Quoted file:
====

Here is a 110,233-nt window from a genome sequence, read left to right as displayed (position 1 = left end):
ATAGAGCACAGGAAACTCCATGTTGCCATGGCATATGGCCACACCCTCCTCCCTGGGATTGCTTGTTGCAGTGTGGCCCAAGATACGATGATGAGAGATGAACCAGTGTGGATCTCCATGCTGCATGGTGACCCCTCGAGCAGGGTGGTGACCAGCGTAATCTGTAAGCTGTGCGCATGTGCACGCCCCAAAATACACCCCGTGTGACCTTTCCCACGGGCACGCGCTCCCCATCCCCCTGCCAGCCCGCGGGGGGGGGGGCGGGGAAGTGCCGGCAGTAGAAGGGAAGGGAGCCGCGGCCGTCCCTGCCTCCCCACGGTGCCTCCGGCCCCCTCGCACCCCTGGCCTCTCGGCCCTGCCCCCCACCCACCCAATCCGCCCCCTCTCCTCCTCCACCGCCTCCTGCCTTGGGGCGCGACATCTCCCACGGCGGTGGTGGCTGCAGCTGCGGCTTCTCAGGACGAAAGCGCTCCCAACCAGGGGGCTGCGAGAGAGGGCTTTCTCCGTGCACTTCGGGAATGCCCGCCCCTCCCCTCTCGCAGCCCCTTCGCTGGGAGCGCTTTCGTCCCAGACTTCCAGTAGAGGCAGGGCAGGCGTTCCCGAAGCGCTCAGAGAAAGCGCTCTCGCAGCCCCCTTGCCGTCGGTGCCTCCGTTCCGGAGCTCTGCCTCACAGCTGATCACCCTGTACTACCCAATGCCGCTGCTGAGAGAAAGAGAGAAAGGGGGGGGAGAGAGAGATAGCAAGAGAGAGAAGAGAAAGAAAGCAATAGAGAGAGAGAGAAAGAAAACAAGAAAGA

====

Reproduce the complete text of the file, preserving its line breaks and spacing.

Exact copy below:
Here is a 110,233-nt window from a genome sequence, read left to right as displayed (position 1 = left end):
ATAGAGCACAGGAAACTCCATGTTGCCATGGCATATGGCCACACCCTCCTCCCTGGGATTGCTTGTTGCAGTGTGGCCCAAGATACGATGATGAGAGATGAACCAGTGTGGATCTCCATGCTGCATGGTGACCCCTCGAGCAGGGTGGTGACCAGCGTAATCTGTAAGCTGTGCGCATGTGCACGCCCCAAAATACACCCCGTGTGACCTTTCCCACGGGCACGCGCTCCCCATCCCCCTGCCAGCCCGCGGGGGGGGGGGCGGGGAAGTGCCGGCAGTAGAAGGGAAGGGAGCCGCGGCCGTCCCTGCCTCCCCACGGTGCCTCCGGCCCCCTCGCACCCCTGGCCTCTCGGCCCTGCCCCCCACCCACCCAATCCGCCCCCTCTCCTCCTCCACCGCCTCCTGCCTTGGGGCGCGACATCTCCCACGGCGGTGGTGGCTGCAGCTGCGGCTTCTCAGGACGAAAGCGCTCCCAACCAGGGGGCTGCGAGAGAGGGCTTTCTCCGTGCACTTCGGGAATGCCCGCCCCTCCCCTCTCGCAGCCCCTTCGCTGGGAGCGCTTTCGTCCCAGACTTCCAGTAGAGGCAGGGCAGGCGTTCCCGAAGCGCTCAGAGAAAGCGCTCTCGCAGCCCCCTTGCCGTCGGTGCCTCCGTTCCGGAGCTCTGCCTCACAGCTGATCACCCTGTACTACCCAATGCCGCTGCTGAGAGAAAGAGAGAAAGGGGGGGGAGAGAGAGATAGCAAGAGAGAGAAGAGAAAGAAAGCAATAGAGAGAGAGAGAAAGAAAACAAGAAAGA